Let the hunger games begin.
Twenty Pre-vet Student Supporting Diversity members, divided into teams of four, made their way from station-to-station at the club’s veterinary skills workshop Nov. 14. The teams learned basic fundamentals of veterinary medicine such as restraining, suturing, bandaging, reading radiographs and palpating abdomens.
“I've never been able to [palpate abdomens] before,” PSSD member Marilyn Bognar said. “You actually need to press fairly hard on the animal but it shouldn't be painful. I was able to feel the loops of the GI tract with my fingers by slowly running them up and along the abdomen. I now have an idea of what the abdomen normally feels like as opposed to abnormal situations.”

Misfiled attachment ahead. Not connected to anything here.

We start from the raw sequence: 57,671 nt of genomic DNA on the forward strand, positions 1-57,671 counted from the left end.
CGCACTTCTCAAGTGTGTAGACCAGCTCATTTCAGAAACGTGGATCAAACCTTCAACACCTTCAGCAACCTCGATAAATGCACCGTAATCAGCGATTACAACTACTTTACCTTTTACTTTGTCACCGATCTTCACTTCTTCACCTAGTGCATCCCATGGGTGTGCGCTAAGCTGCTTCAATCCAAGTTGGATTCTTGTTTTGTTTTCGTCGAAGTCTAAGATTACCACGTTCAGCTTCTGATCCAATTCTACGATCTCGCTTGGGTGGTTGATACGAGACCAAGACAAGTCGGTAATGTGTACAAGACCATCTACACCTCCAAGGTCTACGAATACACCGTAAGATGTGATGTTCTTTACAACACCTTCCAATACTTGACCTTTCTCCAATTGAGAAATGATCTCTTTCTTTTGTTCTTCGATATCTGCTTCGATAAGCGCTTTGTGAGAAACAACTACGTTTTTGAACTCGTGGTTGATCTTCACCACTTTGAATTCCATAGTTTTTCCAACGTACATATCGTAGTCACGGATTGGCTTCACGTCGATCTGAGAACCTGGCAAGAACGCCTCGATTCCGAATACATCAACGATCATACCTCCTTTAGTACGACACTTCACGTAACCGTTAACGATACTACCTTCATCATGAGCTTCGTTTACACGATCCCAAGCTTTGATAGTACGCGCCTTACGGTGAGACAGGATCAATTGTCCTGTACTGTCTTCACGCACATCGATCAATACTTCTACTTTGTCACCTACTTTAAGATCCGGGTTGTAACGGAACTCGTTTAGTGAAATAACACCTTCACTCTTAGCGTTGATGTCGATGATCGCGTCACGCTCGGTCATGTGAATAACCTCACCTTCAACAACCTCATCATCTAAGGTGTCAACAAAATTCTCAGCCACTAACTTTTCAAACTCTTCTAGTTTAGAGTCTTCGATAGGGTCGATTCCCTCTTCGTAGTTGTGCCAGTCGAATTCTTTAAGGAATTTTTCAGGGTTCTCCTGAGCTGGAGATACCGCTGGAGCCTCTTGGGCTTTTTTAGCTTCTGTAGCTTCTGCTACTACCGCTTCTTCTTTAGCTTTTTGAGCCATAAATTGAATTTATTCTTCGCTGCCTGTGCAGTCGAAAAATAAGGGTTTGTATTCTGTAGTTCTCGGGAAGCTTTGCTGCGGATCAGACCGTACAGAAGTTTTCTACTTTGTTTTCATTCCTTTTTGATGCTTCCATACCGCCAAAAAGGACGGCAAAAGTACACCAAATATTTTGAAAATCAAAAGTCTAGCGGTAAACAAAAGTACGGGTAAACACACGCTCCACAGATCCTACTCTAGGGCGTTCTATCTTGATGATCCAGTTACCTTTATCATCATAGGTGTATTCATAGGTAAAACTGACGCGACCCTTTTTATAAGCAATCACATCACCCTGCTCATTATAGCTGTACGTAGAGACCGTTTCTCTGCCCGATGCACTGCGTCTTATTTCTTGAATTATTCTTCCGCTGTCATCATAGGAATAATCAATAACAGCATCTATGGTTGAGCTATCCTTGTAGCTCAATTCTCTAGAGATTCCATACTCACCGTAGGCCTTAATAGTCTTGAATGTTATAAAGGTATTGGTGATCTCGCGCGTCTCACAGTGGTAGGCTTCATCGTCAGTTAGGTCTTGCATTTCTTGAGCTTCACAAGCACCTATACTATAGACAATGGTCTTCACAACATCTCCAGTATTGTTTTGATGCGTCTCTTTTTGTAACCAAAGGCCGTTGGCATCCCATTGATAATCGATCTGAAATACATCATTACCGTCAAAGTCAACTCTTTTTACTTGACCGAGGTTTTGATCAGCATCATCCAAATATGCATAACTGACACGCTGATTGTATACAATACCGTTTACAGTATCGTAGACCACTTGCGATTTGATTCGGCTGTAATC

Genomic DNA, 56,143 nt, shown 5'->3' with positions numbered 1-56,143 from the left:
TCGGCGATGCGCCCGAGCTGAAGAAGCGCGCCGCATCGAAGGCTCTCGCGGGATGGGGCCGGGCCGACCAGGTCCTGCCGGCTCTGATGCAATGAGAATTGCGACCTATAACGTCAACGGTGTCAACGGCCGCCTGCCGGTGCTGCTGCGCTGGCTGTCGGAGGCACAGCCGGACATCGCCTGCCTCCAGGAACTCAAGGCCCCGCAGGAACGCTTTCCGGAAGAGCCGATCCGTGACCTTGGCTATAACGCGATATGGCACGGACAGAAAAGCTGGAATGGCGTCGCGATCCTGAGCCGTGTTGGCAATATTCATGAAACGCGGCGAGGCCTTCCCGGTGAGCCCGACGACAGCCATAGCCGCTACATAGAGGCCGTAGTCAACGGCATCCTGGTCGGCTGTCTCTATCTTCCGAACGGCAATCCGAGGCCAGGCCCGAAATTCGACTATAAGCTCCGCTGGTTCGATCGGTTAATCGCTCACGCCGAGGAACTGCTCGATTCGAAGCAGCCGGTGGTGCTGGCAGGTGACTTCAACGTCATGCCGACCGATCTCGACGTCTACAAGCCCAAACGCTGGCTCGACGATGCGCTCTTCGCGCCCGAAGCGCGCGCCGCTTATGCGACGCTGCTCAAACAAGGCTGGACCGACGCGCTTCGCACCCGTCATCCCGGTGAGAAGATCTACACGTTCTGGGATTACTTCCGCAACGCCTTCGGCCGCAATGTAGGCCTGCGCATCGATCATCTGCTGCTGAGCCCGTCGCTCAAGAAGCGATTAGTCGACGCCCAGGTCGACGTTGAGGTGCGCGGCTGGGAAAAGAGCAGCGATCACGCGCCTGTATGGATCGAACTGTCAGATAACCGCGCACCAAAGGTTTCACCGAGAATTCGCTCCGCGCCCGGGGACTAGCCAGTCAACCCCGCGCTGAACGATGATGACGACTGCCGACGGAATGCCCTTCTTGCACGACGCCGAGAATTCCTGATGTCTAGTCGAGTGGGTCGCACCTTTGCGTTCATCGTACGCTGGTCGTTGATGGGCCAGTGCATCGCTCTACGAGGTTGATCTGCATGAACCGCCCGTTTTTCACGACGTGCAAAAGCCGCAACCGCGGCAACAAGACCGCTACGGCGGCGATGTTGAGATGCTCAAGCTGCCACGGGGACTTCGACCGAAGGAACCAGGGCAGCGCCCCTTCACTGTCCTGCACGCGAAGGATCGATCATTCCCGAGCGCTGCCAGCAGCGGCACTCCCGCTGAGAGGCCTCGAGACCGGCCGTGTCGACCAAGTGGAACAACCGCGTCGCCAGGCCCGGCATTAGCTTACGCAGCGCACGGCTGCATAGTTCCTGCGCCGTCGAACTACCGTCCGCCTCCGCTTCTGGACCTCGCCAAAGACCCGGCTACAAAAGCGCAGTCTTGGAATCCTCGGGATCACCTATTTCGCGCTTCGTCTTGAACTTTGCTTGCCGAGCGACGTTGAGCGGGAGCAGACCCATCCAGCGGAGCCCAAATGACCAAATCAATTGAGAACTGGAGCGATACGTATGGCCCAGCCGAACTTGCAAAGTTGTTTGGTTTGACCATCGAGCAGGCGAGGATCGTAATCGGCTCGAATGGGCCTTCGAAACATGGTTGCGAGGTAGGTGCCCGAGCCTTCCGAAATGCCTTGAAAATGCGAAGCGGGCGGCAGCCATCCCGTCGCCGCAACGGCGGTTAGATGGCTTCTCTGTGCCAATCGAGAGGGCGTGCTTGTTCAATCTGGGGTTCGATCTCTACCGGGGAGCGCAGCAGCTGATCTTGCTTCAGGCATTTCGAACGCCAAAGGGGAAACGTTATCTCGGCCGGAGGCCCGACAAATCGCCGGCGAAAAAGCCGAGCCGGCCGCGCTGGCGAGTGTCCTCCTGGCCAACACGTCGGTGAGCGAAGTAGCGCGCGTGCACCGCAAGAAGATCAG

“[One of the vet students] told us about the three S’s: symmetry, strength, and synchronization,” Chelsea Chiv said. “Symmetry is if both the femoral arteries have pulses in tandem while synchronization is if the pulse in the femoral artery is the same as the heart’s. Strength measures how strong the pulse is.”
Undergraduates also learned how to identify air, fat, water, bone and metal on radiographs. They were instructed to look at the brightness of the materials. Metals appeared to be bright white while air appeared black.
“When it comes to taking an x-ray, a doctor must take two [radiographs] instead of one,” Guadalupe Leonardo said. “By having two, the doctors can distinguish if a an object is on the inside [of organs] or on the outside [on the table].”
Members also were also challenged to examine a case of a dog that was hit by a car and determine its prognosis.
“[The dog’s] diaphragm tore causing its stomach to move and press up against its lungs,” Aiden Leong said.
If you want to see a few videos on how to restrain animals, check out our YouTube channel.